Jordana Shares Video For “Pressure Point”

Twenty-one year old artist, songwriter, multi-instrumentalist and producer Jordana recently announcesd her sophomore record and official studio debut, and today she shares another single off of the forthcoming album. Following lead single “Catch My Drift” is “Pressure Point,” a spare pop song a la Charli XCX or Caroline Polacheck, featuring a spindly guitar beneath an electronic drumbeat, as Jordana narrates her way out of a panic attack. Written with Cameron Hale, who Jordana co-produced the album with, and MICHELLE’s Charlie Kilgore, “‘Pressure Point’ is about acknowledging limits and knowing when it’s time to stop,” says Jordana. “The entirety of Pressure Point is talking yourself out of an anxiety attack. It’s a personal song about smoking weed and becoming too anxious to function normally — overthinking every inch of your surroundings and everything going on in your head all at once.”

Co-produced by Jordana, who also performed every instrument on the record, Face The Wall will be out on May 20th via Grand Jury. With perseverance and self-discovery at its core, Face The Wall glistens as it finds Jordana coming to terms with everything, big and small, from pandemic isolation and depression to breakups to veganism to how her complicated relationship with faith is what ultimately led her to music despite that faith being at odds with her sexuality and own belief system. “The album title has a few meanings to me,” she explains. “Mostly, it’s about not giving up. The wall can be anything in your way. The album is a sort of reminder to myself that I have to face those things, and I can’t take the easy route and turn around.” The result is her most confident and kaleidoscopic work to date.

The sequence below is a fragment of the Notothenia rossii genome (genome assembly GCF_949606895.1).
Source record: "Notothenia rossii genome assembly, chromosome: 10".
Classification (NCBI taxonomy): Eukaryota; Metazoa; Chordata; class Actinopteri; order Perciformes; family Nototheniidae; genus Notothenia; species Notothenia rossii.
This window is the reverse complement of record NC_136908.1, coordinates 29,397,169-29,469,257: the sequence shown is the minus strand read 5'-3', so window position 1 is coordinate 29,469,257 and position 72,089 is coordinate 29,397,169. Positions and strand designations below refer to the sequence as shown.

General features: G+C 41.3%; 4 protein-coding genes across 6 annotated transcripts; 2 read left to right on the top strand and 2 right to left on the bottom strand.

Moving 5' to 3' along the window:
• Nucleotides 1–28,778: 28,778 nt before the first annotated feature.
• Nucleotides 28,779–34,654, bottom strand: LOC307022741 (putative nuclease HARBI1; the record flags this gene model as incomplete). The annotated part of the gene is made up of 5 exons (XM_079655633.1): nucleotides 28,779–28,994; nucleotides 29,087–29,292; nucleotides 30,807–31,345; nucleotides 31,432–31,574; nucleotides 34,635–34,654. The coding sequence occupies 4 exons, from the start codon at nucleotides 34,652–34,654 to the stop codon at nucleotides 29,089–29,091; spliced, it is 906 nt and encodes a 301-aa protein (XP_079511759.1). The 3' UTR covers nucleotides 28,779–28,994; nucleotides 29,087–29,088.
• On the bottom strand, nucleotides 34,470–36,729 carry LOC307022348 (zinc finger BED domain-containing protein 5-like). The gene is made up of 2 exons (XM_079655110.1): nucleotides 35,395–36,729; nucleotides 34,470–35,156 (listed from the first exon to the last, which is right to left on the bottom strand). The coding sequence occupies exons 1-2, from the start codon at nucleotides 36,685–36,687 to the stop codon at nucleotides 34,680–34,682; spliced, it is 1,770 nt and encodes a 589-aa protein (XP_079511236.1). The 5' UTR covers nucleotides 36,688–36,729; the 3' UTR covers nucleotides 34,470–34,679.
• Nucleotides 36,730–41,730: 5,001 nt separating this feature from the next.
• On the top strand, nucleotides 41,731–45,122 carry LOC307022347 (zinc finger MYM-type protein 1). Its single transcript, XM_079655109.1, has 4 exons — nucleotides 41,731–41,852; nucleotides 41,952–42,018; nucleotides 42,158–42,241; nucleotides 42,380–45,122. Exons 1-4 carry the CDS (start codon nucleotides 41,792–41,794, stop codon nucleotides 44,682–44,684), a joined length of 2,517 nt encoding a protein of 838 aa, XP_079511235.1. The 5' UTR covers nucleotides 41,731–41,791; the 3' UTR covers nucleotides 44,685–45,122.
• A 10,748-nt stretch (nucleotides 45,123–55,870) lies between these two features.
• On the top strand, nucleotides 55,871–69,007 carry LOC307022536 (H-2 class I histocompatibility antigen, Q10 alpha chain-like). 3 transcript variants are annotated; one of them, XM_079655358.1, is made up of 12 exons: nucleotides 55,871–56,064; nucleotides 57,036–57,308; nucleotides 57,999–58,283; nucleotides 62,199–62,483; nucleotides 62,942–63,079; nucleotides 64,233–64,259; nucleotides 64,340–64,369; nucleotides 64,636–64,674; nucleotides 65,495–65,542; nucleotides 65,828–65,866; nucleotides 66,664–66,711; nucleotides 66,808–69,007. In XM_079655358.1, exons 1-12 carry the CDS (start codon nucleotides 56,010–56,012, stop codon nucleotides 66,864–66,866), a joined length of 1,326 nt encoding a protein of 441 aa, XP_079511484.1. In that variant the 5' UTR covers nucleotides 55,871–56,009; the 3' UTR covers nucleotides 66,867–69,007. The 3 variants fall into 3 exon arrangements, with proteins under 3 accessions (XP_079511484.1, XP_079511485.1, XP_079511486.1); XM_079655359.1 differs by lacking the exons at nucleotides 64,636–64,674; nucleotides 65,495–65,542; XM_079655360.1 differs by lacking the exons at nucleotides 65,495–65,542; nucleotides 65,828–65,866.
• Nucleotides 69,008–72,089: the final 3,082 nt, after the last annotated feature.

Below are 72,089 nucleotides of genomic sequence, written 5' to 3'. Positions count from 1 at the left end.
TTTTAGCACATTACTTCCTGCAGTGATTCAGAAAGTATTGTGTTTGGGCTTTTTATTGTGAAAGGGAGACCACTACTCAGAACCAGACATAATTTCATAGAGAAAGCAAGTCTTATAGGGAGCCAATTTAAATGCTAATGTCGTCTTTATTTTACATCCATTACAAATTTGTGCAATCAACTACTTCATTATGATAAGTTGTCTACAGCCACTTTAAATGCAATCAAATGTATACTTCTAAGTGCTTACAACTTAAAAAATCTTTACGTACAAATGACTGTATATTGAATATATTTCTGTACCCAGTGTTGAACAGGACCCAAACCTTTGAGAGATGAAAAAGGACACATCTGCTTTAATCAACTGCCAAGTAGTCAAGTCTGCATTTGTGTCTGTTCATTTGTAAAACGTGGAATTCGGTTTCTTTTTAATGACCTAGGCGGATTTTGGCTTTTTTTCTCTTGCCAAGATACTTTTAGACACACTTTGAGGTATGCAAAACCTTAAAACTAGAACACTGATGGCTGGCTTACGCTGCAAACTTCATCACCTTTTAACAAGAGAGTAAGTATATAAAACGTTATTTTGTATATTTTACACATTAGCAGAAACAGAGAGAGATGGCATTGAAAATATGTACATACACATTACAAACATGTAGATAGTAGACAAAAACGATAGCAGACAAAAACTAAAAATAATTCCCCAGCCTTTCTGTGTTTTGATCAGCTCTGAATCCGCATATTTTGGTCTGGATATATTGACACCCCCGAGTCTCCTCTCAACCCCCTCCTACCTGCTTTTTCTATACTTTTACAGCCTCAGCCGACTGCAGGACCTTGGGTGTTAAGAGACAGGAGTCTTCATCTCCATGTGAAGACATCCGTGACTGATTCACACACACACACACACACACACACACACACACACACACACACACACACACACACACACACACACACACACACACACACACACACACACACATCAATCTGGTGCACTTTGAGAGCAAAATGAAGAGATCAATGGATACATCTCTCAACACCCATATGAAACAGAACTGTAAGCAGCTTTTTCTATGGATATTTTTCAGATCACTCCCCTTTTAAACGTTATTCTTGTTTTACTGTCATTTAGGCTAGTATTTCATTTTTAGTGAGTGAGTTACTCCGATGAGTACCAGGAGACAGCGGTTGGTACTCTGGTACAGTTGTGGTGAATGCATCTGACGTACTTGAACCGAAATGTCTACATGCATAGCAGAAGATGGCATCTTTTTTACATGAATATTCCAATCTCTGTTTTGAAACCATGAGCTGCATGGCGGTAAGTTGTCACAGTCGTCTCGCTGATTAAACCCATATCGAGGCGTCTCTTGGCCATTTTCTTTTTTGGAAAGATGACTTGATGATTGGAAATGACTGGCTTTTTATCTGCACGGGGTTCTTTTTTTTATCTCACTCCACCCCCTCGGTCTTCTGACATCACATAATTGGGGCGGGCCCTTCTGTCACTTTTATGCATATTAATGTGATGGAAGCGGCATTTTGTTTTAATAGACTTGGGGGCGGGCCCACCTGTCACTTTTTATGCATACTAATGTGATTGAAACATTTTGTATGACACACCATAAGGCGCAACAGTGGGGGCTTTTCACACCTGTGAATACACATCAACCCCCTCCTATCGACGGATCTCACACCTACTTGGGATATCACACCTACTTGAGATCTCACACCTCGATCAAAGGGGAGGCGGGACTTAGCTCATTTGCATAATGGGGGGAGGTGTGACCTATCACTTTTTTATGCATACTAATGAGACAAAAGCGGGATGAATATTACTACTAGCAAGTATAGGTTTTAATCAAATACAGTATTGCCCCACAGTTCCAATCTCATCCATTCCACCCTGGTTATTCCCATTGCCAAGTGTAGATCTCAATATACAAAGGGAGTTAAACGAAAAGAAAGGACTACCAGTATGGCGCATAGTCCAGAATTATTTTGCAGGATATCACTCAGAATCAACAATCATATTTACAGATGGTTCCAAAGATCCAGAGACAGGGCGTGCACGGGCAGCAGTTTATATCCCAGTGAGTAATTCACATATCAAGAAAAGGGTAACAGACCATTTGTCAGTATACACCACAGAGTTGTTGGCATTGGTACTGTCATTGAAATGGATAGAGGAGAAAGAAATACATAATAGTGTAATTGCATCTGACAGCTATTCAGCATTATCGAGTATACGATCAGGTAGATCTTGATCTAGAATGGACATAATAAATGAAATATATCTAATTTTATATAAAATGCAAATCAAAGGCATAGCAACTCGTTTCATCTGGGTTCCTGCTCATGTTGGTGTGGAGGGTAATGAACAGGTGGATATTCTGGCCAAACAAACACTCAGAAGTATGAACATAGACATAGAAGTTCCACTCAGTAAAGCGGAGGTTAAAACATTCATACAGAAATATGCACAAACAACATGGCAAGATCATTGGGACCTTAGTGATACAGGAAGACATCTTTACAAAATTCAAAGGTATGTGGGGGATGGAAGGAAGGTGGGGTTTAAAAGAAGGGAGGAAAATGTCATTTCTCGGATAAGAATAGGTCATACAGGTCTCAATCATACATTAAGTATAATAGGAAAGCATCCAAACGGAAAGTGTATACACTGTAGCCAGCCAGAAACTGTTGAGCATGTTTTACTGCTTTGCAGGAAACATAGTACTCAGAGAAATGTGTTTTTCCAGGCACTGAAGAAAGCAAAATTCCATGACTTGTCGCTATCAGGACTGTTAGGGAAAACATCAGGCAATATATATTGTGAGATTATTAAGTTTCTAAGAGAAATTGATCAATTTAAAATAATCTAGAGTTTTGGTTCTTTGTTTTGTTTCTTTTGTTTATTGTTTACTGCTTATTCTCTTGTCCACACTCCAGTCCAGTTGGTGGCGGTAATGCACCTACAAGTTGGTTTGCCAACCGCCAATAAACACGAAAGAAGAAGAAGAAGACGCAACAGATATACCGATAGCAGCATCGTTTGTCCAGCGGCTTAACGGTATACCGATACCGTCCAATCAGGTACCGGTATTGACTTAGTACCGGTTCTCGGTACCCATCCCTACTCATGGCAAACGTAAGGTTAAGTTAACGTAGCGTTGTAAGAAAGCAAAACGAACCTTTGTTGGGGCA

While the lyrics on Face the Wall seem to be hellbent on self-betterment, the instrumentation and production proves that Jordana’s talent is big enough to buoy her nascent career. Though her earliest songs were self-produced, she unearths new possibilities in collaboration and working alongside friends on this album made the experience of mining these ideas a little less lonely. “My work ethic has gotten so much better, and I’m grateful for that,” she says, acknowledging that sometimes you need someone else to help spark inspiration. 

That resolution, to seek out the slivers of light in the dimmest corridors, makes Face the Wall a triumphant album, one Jordana considers the apex of her career thus far. “It’s hard to even think that I could write something better than this in the future, it feels like my best work,” she says, a bit nervously, then pauses for what feels like a full minute. “But I’ll figure it out. Even if it’s hard.”

Photo Courtesy: Olivia DiChiara